Army Chief Gen. Ashfaq Parvez Kayani met with Zardari after his conference with his corps commander to review Pakistan's internal security, the newspaper reported Friday.
The report said Kayani conveyed to Zardari the military's concerns about the rapidly deteriorating law and order and urged for immediate steps to deal with the issue, the newspaper said.
In addition to escalating military violence by the Pakistani Taliban and other groups, Pakistan also continues to be wracked by deadly sectarian, political and ethnic violence, including attacks on minority Shiite Muslims that have killed hundreds of people in recent months.
Amid the spate of violence and a tough economic situation, the country also must hold general elections by May as the Zardari's democratically elected government will complete a full five-year team in March for the first time.
The Pakistani military establishment, seen by its critics as the most powerful entity in the country, has given several assurances this time that it has no intention of interfering in the coming elections. Kayani is recent weeks has said the army had stayed out of politics in the past five years of the civilian government.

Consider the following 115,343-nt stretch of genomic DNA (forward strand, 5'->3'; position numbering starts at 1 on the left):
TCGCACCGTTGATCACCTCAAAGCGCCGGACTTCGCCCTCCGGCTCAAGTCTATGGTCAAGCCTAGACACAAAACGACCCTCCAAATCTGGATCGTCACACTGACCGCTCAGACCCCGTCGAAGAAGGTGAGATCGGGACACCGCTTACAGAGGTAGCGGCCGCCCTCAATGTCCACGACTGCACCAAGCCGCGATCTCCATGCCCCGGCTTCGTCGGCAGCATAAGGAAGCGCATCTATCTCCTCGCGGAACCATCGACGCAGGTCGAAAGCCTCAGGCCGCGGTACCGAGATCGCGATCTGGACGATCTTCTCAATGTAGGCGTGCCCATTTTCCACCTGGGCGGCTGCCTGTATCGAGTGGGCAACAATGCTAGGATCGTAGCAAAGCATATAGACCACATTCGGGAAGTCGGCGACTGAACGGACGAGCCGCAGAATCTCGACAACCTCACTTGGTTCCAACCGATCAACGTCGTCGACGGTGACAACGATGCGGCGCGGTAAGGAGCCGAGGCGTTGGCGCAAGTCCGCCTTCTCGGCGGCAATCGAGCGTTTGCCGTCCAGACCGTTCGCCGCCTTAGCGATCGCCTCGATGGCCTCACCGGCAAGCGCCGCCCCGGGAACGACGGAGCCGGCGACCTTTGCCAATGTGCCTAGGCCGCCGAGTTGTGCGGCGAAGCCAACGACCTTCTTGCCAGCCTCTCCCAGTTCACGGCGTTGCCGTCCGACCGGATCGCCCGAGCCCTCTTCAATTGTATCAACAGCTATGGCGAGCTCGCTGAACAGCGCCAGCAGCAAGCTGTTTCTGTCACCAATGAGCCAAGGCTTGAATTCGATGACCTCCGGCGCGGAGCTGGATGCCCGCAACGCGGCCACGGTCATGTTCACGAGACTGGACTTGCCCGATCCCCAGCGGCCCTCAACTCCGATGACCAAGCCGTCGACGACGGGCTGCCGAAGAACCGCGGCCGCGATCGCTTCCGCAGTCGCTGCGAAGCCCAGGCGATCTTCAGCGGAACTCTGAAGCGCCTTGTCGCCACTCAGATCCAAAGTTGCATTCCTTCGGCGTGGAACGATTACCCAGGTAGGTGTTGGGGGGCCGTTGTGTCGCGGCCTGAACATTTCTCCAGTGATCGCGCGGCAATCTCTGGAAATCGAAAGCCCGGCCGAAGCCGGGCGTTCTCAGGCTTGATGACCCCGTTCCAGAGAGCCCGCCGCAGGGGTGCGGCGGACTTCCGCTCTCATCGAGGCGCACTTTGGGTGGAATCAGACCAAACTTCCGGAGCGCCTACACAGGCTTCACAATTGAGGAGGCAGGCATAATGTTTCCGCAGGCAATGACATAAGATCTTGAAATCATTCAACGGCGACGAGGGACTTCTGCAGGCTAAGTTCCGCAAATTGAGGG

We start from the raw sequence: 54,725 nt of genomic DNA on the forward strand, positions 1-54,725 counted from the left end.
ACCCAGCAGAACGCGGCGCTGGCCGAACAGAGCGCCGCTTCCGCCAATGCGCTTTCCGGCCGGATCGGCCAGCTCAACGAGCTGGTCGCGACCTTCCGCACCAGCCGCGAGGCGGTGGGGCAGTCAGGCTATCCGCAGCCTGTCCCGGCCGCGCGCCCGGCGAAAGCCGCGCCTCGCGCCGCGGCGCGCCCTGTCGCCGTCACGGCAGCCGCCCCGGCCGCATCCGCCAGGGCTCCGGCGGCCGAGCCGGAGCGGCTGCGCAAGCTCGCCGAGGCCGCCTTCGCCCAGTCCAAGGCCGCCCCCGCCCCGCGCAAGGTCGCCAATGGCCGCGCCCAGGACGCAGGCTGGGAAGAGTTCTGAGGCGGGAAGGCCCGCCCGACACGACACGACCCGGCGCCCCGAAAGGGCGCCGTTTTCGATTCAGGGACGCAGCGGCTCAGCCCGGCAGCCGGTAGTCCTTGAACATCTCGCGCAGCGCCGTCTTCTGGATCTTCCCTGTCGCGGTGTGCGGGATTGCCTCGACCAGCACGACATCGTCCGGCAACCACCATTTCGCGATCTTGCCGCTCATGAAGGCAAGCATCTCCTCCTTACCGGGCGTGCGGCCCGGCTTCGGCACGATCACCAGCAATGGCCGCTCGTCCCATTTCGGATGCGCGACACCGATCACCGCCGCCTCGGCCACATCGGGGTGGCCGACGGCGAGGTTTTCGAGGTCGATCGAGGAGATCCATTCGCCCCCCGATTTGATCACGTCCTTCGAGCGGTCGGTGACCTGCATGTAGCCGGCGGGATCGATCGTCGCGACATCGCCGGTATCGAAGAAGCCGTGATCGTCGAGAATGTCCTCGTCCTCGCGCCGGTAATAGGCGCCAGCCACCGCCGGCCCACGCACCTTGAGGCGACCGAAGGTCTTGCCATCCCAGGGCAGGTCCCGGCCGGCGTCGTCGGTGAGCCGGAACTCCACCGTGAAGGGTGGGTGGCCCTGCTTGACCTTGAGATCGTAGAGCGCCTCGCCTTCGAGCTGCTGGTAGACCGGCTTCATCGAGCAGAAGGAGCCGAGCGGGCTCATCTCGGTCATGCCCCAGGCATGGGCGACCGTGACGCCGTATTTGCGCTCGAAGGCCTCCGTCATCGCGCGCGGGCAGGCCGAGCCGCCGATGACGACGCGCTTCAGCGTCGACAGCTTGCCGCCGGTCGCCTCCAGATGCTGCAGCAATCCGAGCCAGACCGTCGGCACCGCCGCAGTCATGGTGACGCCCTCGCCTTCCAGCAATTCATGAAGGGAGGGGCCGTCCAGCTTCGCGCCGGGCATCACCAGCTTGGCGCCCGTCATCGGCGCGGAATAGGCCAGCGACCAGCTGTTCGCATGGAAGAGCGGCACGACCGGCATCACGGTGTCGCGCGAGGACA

Details of the Zardari-Kayani meeting were not available except a brief statement from the president's office that the "security situation was discussed during the meeting," Dawn said.
However, sources told the newspaper Kayani communicated to Zardari the disquiet among his commanders about the security situation spiraling out of control.
The sources told Dawn their talks also involved the recent anti-Shiite and other acts of violence in Quetta and Karachi and an operation against the banned Lashkar-i-Jhangvi.
Kayani also spoke about improper and inefficient utilization of law enforcement agencies by the federal and provincial governments in dealing with terrorism, the report said. He reportedly stressed the army's commitment to support the civilian law-enforcement agencies if sought by the government. However, Dawn said, with the approaching elections, the Zardari government is not keen to give the army any major role in internal security.